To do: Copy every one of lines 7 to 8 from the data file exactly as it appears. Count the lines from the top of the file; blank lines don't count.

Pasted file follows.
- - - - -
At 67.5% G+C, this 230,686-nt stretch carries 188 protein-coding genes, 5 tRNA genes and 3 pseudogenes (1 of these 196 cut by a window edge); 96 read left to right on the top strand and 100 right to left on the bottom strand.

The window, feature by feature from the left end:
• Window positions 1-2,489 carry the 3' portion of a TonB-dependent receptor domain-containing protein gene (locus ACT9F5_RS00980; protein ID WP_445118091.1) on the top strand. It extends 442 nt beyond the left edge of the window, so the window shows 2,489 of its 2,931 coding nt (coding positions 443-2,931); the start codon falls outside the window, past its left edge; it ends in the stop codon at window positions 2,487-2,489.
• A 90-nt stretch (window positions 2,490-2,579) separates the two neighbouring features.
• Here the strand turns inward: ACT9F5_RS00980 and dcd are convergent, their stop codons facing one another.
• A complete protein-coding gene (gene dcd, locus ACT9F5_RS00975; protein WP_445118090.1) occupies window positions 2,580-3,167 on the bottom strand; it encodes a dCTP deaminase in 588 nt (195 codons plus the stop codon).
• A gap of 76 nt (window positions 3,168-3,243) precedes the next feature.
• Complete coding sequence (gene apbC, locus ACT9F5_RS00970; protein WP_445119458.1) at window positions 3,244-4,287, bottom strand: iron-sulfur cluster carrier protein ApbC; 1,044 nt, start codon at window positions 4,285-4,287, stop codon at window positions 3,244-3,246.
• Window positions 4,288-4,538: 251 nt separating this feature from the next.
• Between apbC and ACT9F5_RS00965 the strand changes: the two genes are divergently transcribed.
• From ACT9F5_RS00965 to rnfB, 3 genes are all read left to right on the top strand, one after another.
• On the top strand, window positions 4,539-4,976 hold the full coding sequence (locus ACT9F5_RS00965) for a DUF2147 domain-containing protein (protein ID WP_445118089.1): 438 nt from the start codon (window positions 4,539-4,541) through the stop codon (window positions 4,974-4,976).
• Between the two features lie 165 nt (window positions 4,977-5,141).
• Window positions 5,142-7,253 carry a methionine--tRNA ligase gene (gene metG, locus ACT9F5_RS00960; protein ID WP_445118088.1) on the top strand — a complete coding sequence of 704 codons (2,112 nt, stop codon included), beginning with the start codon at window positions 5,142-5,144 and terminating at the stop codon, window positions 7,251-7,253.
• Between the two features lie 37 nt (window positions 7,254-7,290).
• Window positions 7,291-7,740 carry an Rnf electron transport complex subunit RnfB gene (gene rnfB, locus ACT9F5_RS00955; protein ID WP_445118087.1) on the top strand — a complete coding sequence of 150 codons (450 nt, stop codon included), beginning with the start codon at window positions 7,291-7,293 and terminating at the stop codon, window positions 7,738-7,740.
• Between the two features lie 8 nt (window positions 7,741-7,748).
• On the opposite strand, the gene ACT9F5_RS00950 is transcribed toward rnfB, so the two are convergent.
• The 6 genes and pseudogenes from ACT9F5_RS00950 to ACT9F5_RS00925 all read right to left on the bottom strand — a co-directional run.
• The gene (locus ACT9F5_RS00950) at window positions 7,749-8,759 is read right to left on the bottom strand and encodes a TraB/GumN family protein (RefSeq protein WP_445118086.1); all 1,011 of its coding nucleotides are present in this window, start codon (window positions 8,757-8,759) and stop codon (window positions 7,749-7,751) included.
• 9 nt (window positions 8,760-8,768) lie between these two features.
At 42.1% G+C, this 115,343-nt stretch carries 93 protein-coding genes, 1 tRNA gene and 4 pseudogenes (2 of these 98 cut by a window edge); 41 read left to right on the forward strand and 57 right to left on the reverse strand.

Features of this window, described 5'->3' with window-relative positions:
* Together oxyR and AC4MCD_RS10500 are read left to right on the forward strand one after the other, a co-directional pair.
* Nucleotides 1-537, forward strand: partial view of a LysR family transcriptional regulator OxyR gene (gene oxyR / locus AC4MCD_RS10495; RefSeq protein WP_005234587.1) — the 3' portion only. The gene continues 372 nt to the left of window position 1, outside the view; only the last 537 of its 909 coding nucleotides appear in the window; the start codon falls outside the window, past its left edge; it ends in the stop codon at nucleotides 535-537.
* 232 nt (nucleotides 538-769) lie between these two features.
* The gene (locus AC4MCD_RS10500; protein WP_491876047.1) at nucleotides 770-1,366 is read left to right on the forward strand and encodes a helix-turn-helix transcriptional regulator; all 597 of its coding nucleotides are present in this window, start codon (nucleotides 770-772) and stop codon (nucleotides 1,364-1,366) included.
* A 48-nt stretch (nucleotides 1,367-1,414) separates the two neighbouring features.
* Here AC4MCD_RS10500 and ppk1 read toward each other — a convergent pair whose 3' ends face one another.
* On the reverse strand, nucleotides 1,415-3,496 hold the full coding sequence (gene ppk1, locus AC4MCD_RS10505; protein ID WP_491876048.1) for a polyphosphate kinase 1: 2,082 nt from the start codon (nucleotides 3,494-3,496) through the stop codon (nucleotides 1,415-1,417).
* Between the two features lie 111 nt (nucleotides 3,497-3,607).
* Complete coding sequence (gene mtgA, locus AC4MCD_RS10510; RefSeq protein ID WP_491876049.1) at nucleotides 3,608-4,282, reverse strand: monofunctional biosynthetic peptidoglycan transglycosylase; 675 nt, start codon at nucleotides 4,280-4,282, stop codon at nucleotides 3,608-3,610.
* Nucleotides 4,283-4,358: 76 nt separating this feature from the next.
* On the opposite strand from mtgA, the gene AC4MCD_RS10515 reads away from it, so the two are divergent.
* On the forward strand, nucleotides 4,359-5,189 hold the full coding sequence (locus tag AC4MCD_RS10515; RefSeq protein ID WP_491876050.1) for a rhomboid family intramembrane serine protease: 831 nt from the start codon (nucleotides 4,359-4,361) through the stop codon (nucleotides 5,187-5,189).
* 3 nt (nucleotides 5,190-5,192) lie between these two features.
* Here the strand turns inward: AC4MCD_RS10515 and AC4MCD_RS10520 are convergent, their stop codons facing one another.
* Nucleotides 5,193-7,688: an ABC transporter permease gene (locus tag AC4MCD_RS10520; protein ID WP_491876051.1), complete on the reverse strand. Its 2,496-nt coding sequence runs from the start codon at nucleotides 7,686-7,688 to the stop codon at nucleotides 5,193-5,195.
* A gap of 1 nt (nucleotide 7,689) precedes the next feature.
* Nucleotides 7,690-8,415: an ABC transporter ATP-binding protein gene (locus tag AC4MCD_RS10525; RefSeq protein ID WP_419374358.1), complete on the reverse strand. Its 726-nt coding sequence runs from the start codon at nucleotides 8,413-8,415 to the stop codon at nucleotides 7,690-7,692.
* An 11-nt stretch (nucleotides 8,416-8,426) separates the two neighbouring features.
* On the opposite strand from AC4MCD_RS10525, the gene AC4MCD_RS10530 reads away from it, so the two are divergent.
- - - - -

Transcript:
• A gap of 76 nt (window positions 3,168-3,243) precedes the next feature.
• Complete coding sequence (gene apbC, locus ACT9F5_RS00970; protein WP_445119458.1) at window positions 3,244-4,287, bottom strand: iron-sulfur cluster carrier protein ApbC; 1,044 nt, start codon at window positions 4,285-4,287, stop codon at window positions 3,244-3,246.